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Cooper’s Hawk

Many of you who know me know I have a yellow lab named Cooper. So, it was kind of fun that this afternoon during lunch we were visited by another Cooper—namely, a Cooper’s Hawk. (Not that I knew this at the time—but 10 minutes of searching on Google established that this indeed was a Cooper’s Hawk. It was a close call between that and a Sharp-Shinned Hawk, but the rounded tail feathers made the difference.) Anyway, after spotting him while eating lunch I managed to sneak out onto the deck to grab a few frames of this beautiful bird.

Apparently they like to use our birdfeeder as their own “bird” feeder…and over the past four years of living here we’ve awoken quite a few times to the sight of a circle of feathers in our yard, which seems to be the only part left uneaten by the victors. Here’s where we spotted him first, scoping out our birdfeeder with his body faced towards the marsh:

Pretty quickly he changed his stance to get a better look:

He kept inching closer and closer…

When he realized there was nothing happening at the birdfeeder, he decided to check out the action on the ground. The black hole between the fence to his left is where our “pets” the marsh rats come through to feed on the seeds the birds scatter when feeding…

Nothing to be found there either. He leapt back onto the fence and started scoping out the rest of the yard for anything moving…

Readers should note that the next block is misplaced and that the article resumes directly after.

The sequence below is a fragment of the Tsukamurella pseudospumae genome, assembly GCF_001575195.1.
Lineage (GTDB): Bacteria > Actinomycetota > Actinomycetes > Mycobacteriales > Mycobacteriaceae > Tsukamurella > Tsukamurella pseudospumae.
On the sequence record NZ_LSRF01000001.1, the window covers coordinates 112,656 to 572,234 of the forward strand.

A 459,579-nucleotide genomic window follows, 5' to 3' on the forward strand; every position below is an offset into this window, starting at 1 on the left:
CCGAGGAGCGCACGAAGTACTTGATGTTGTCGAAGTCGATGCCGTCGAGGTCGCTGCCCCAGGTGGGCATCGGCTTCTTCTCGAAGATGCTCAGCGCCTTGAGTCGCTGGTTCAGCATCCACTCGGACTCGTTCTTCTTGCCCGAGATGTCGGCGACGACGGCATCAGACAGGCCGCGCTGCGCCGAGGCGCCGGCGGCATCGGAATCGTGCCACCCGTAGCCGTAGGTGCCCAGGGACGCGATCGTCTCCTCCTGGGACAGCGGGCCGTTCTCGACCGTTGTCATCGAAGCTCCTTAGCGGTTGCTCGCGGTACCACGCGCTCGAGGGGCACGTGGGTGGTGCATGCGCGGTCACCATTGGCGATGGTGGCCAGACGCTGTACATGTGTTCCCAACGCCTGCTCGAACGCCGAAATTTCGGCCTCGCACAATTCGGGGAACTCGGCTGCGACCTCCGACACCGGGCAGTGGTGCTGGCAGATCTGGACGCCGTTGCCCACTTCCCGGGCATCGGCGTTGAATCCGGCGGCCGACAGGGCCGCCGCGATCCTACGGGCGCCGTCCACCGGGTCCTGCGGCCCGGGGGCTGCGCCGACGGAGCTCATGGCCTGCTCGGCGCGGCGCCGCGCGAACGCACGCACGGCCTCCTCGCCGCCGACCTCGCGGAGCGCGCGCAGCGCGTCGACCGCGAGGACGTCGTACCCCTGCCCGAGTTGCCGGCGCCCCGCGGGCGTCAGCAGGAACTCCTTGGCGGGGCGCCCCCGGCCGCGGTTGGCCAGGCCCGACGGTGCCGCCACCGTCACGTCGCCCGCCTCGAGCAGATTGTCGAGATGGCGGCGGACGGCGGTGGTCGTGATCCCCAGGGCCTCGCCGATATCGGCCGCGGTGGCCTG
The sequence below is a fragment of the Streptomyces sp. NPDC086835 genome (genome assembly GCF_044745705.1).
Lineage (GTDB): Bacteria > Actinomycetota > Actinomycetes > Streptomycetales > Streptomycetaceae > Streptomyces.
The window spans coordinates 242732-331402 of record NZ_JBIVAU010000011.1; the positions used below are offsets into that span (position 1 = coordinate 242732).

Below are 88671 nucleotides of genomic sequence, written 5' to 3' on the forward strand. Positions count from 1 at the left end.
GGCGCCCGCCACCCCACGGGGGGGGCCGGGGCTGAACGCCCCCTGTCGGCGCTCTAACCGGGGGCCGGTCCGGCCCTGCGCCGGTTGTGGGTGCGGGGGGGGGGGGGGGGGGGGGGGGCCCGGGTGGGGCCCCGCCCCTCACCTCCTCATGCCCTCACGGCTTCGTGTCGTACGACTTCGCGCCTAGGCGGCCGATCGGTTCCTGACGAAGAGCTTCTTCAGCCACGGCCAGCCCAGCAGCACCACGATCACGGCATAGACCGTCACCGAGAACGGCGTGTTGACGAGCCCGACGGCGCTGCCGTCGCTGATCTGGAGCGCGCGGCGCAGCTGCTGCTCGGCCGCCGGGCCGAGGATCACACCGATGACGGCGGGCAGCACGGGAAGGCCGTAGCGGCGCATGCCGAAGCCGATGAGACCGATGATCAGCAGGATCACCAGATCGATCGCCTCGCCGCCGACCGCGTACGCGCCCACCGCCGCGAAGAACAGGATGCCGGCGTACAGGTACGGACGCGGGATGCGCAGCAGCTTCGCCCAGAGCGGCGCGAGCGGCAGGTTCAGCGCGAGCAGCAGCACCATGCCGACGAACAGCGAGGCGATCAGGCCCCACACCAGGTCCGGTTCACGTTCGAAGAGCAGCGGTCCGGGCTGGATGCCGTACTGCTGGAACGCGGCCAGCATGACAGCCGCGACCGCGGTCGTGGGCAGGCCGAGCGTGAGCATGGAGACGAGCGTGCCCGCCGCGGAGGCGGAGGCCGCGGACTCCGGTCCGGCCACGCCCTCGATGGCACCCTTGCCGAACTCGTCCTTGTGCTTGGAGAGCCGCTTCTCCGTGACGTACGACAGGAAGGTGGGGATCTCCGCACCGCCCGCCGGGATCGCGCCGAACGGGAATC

He’d make a great statue atop our fencepost…

I sensed he was getting ready to fly away after I took this shot…

So naturally, just as I lowered my camera to change my focusing mode he decided to fly away. I raised the camera and shot this one without looking, and just managed to keep him in frame and capture him in flight…

We’re actually pretty spoiled with all the wildlife we get to see by living on a marsh—we regularly see blue heron, egrets, anhingas, osprey, woodpeckers, vultures, and several times recently have spotted a bald eagle soaring above the marsh. We also get lots of birds at our birdfeeders, including indigo buntings, chickadees, red-winged blackbirds, blue birds, cardinals, brown thrashers, and many more. Of course, we also see raccoons, squirrels, ducks, geese, even otters, and also plenty of marsh rats and snakes, but we try not to think about that.

If you like wild birds and live close to Charleston, you should check out the Center for Birds of Prey. We visited them last year—you can check out my photos from that visit here.

 

 

 

 

A Taste of Holland